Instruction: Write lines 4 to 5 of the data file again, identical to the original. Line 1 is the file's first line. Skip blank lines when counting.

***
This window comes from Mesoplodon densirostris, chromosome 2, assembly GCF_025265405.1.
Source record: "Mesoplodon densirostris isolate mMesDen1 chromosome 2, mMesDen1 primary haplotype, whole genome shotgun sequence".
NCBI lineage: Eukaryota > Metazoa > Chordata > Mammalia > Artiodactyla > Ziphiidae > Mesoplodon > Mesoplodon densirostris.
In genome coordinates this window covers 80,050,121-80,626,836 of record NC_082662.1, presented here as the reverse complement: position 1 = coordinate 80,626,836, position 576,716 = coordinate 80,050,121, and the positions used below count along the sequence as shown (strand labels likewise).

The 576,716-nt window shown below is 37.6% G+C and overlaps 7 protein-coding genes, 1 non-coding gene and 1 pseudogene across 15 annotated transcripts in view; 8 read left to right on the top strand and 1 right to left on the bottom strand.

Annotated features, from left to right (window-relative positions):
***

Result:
In genome coordinates this window covers 80,050,121-80,626,836 of record NC_082662.1, presented here as the reverse complement: position 1 = coordinate 80,626,836, position 576,716 = coordinate 80,050,121, and the positions used below count along the sequence as shown (strand labels likewise).

The 576,716-nt window shown below is 37.6% G+C and overlaps 7 protein-coding genes, 1 non-coding gene and 1 pseudogene across 15 annotated transcripts in view; 8 read left to right on the top strand and 1 right to left on the bottom strand.